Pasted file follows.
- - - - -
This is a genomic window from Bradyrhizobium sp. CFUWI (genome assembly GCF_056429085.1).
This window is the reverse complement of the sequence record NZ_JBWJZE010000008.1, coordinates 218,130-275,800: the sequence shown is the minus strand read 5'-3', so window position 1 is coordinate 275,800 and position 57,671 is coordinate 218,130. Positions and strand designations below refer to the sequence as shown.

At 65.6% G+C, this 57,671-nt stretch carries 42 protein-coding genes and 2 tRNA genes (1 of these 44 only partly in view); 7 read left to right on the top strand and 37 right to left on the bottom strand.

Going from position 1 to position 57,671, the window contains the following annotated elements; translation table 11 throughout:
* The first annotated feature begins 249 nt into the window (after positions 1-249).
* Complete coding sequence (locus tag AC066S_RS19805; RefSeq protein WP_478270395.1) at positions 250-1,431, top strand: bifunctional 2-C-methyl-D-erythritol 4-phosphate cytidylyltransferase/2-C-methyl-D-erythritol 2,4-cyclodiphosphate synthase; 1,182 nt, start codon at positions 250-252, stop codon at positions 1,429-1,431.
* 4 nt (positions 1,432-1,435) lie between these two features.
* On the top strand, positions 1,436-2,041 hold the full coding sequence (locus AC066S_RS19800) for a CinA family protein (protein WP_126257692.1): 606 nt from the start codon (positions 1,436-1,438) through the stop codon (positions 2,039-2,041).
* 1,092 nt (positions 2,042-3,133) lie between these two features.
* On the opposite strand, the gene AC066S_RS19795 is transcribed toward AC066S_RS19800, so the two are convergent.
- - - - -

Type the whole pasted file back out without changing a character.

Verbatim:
This is a genomic window from Bradyrhizobium sp. CFUWI (genome assembly GCF_056429085.1).
This window is the reverse complement of the sequence record NZ_JBWJZE010000008.1, coordinates 218,130-275,800: the sequence shown is the minus strand read 5'-3', so window position 1 is coordinate 275,800 and position 57,671 is coordinate 218,130. Positions and strand designations below refer to the sequence as shown.

At 65.6% G+C, this 57,671-nt stretch carries 42 protein-coding genes and 2 tRNA genes (1 of these 44 only partly in view); 7 read left to right on the top strand and 37 right to left on the bottom strand.

Going from position 1 to position 57,671, the window contains the following annotated elements; translation table 11 throughout:
* The first annotated feature begins 249 nt into the window (after positions 1-249).
* Complete coding sequence (locus tag AC066S_RS19805; RefSeq protein WP_478270395.1) at positions 250-1,431, top strand: bifunctional 2-C-methyl-D-erythritol 4-phosphate cytidylyltransferase/2-C-methyl-D-erythritol 2,4-cyclodiphosphate synthase; 1,182 nt, start codon at positions 250-252, stop codon at positions 1,429-1,431.
* 4 nt (positions 1,432-1,435) lie between these two features.
* On the top strand, positions 1,436-2,041 hold the full coding sequence (locus AC066S_RS19800) for a CinA family protein (protein WP_126257692.1): 606 nt from the start codon (positions 1,436-1,438) through the stop codon (positions 2,039-2,041).
* 1,092 nt (positions 2,042-3,133) lie between these two features.
* On the opposite strand, the gene AC066S_RS19795 is transcribed toward AC066S_RS19800, so the two are convergent.